To investigate whether the phenotype associated with the absence of caspase-1 could be masked by the absence of a functional nramp1 allele, we crossed the wild-type nramp1 allele into the caspase-1−/− background. The caspase-1−/− genotype of the resulting mice was confirmed by PCR genotyping (not depicted) and by the inability of wild-type S. typhimurium to kill caspase-1−/− BMDMs (Fig. 2 A). The nramp1+/+ status of the mice was confirmed by sequencing (Fig. 2 B). Caspase-1−/−nramp1+/+ mice were then infected orally with 106 wild-type S. typhimurium (~10 LD50 for an nramp1+/+ mouse). As in the case of the nramp1−/− background, the absence of caspase-1 in the context of a wild-type allele of nramp1 also resulted in increased susceptibility to S. typhimurium infection as shown by the shorter time to death (Fig. 2 C). Consistent with these results, bacterial loads recovered from the spleens and MLNs 5 d after infection were significantly higher in caspase-1−/−nramp1+/+ when compared with the controls (P = 0.0016 and P < 0.0001 for spleens and MLNs, respectively; Fig. 2 D). Bacterial loads in mice carrying both mutations (i.e., caspase1−/−nramp1−/−) were much higher than in mice carrying a mutation in either allele (Fig. 2 D), indicating that Nramp1 and caspase-1 operate in independent defense pathways against S. typhimurium. These experiments demonstrate that the ability of S. typhimurium to kill macrophages in a caspase-1–dependent manner is not required for bacteria to cross the intestinal barrier and become systemic, and that caspase-1 deficiency leads to an increased susceptibility to infection.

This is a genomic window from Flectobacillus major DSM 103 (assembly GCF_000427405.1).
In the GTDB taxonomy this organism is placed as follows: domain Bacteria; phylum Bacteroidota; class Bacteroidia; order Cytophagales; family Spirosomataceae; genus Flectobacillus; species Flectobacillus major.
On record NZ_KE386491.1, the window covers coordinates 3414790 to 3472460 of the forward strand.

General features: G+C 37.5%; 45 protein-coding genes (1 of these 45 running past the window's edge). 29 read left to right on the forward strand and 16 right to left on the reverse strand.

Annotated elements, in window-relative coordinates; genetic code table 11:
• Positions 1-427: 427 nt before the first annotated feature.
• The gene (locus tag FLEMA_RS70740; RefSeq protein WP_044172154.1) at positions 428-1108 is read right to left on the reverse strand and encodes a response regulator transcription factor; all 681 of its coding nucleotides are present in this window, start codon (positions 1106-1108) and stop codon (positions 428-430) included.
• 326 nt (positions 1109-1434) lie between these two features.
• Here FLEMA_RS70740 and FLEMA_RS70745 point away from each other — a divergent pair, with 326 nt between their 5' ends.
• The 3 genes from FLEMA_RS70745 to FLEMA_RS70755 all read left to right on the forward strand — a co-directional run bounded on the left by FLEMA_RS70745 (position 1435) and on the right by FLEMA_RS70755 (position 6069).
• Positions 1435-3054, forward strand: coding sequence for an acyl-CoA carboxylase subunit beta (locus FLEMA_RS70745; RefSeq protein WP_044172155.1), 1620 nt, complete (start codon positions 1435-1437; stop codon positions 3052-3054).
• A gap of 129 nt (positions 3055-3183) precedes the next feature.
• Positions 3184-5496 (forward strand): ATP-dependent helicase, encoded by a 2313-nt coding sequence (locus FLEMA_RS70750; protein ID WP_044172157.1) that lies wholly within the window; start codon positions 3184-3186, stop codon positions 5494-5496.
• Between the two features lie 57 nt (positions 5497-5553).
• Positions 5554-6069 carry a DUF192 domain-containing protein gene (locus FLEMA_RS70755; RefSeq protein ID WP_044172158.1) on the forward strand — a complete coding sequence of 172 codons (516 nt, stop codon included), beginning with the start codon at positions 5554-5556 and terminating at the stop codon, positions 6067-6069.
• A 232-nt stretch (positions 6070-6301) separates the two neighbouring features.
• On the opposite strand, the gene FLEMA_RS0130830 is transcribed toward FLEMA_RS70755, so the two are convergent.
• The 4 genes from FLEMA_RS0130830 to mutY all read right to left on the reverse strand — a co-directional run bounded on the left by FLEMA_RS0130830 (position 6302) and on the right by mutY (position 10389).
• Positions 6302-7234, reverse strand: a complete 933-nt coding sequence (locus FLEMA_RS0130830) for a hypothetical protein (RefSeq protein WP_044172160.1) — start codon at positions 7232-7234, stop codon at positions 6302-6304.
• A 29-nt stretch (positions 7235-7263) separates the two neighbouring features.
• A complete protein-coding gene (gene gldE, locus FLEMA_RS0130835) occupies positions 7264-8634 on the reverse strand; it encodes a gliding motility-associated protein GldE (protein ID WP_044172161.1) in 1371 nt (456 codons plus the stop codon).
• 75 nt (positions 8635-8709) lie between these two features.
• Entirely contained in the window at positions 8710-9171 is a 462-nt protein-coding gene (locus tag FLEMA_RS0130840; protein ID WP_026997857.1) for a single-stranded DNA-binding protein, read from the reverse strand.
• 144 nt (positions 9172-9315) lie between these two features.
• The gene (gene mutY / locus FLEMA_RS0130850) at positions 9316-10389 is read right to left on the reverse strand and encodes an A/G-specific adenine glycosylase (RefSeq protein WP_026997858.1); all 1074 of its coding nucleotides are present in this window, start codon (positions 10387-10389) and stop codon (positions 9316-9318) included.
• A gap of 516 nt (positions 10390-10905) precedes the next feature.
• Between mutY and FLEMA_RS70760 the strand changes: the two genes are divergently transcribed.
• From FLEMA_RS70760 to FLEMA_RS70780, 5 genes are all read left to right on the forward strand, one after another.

Previous studies have shown that the SPI-1 TTSS plays a very important role in the colonization of PPs before its translocation to systemic sites (21, 22). To investigate whether the SPI-1 TTSS– and caspase-1–dependent macrophage death was important for S. typhimurium colonization of PPs, we compared the bacterial loads at this site after infection of wild-type and caspase1−/− mice. We found that absence of caspase-1 did not decrease but slightly increased (P = 0.114 and P = 0.259 in nramp1−/− and nramp1+/+ backgrounds, respectively) the bacterial loads in PPs in both nramp1−/− and nramp1+/+ backgrounds (Fig. 2 E), further supporting the conclusion that translocation of S. typhimurium to this site does not require the SPI-1 TTSS–mediated caspase-1–dependent macrophage death.